The murals of Tucson
Photographing murals is a lot like photographing war memorials. They can be hard to find, and once you do find them it is easy to forget to look around for adjacent parts of the design. It is very difficult to recover any information about them, and some of them were placed with very little regard to how they might be seen.
All the same, a rewarding way to spend a sunny day in Tucson. There are over 500 murals in Tucson.
Is that a record? The Tucson Murals Project has a blog at www.tucsonart.info/murals.
The most famous mural in Tucson is called the “Tatoo” mural, for obvious reasons.
550 E. 29th between 2nd and Euclid.
2. At 29th and 4th there is another, smaller, more traditional and more beautiful one by Las Artes.
Christina Cardenas, 1999
A little medievialism from the restaurant across the street
3. Going down 29th toward I-10 I found two more, both worth seeing. First, a few blocks down, at a MacDonald's:
4. I liked this one better--somewhat abstract, somewhat representational.
No idea what it is, as a mural. On the whole, 29th street seems pretty bleak.
5. There's a huge mural at the now-closed Hotel Arizona, 181 W. Broadway, by Luis Mena: Coronado and the Cities of Gold.
It is hard to see, since it faces the street and so can’t be seen well except on foot in a neighborhood that has little foot traffic. That's a flowering plant to the left of the stop sign, not something on the mural. Progressives will like the placement of the stop sign, no doubt.
El Rio Community Center
The mural by David Tineo at the El Rio Neighborhood Center has been added to several times.
I missed some parts of it first time around. Plantings have been allowed to obscure parts of the main mural
at the front. (Some of the artwork is by others; the mural in front is by Tineo.)
Speedway Drive looks pretty bleak too!
View to the north, left, and to the south, right; visual relief in the playground, below.
Farmer John, Grant Road at Flowing Wells. This is the most painful one to visit. It was created by a man
who painted sets in Hollywood and it must have been marvelous. The plant has been turned
into a tourist attraction (a house of horrors) and much of the mural is now defaced or hard to see.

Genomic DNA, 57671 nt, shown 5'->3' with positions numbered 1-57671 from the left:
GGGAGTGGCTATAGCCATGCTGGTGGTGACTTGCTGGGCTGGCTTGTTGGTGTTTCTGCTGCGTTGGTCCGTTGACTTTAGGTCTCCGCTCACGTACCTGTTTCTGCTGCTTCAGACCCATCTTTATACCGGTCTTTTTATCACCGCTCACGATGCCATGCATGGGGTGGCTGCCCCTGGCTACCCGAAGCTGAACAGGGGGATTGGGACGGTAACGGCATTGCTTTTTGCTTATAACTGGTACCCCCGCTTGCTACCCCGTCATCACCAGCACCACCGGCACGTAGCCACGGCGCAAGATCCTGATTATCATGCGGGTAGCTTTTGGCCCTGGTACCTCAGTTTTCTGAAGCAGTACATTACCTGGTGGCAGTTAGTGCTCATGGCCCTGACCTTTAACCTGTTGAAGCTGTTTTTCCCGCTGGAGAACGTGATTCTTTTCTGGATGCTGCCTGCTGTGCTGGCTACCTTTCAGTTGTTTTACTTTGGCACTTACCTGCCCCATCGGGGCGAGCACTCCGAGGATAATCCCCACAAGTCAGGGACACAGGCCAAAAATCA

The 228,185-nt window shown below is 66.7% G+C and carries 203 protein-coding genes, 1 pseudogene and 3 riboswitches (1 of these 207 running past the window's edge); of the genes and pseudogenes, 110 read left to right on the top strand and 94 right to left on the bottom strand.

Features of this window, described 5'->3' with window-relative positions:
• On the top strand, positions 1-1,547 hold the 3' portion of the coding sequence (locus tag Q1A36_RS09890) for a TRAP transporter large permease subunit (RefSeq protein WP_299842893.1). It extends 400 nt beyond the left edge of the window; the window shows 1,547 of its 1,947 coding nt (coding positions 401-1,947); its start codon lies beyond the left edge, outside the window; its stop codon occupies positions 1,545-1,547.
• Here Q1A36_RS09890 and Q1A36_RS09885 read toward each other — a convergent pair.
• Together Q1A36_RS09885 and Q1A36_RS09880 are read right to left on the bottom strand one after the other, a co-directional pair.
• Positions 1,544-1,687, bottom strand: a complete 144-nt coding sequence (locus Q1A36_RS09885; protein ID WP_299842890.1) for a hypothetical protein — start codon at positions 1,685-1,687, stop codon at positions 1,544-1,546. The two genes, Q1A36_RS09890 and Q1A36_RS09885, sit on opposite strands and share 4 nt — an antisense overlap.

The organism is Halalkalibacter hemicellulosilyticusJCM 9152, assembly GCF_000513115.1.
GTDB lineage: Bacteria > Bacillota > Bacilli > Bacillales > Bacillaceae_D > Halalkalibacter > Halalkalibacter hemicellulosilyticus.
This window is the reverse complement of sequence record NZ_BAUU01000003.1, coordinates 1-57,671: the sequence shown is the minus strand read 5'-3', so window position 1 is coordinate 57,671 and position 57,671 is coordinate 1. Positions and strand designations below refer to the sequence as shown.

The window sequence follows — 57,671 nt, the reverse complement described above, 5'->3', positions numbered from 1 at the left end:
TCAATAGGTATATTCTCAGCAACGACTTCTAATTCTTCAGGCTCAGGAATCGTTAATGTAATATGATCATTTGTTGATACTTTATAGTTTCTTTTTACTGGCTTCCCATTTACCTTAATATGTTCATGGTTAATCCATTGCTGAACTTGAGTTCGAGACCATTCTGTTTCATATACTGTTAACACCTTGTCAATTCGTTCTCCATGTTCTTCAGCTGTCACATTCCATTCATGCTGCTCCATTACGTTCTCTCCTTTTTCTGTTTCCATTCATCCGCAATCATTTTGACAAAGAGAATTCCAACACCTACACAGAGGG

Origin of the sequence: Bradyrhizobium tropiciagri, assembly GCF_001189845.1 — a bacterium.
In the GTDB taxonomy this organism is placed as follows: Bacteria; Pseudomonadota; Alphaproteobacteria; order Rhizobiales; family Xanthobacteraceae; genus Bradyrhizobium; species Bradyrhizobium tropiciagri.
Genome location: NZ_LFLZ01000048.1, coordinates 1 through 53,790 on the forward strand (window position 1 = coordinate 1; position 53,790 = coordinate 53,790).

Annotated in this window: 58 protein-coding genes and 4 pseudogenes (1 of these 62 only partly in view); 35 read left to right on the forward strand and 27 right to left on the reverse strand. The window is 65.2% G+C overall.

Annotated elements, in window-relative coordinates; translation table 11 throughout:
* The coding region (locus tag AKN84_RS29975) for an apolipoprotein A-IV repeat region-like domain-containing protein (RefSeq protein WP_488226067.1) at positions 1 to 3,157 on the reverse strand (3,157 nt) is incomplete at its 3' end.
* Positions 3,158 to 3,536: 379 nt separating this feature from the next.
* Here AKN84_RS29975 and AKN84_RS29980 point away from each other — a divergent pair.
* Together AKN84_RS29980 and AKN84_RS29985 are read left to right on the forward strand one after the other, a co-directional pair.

A wealth of lovely detail, really charming, and disappearing.
8. On Anita Street, near the Anita Market (worth a visit), at the corner of Grant and Anita, on a school
Having to do with a mariachi band, it seems.
Whoever lives in 666, that person has some nifty ideas about doors and gates.
The dog was not too pleased to be disturbed, but he did make it into both pictures.
9. The Anita Market itself has two murals
The juxtaposition of religious imagery and gang signs (manacle, chain, fist, fire,
and what's that man holding in his hands up there?) is notable.
10. Oury Park, Contzen Ave. and I-10.
I'll have to see what I can learn about this one, very large and well done.
A lot of text; the mural is hard to read.
On the right, below, the field across from the mural, saying something like
"When the lowly move up, the might fall." But I am just approximating.
11. A mile or so down Contzen Ave. (Contzen Ave. at St. Mary’s Road) there’s another
big one along the freeway. I have no idea what it’s about.
There were two softball games in progress in the park, so I could not get closer.
12. On a minor note, a regularly-updated mural at the Rialto Theater, 318 E. Congress, by Joe Pagas.
13. The mural is the least of the charms of 6300 North Swan, which has a fine museum
for the work of Ted DeGrazia (6300 N. Swan Road). A celebrated tourist attraction and worth a visit.
The other buildings are older and humbler and good to visit, and the mountains behind make a beautiful backdrop.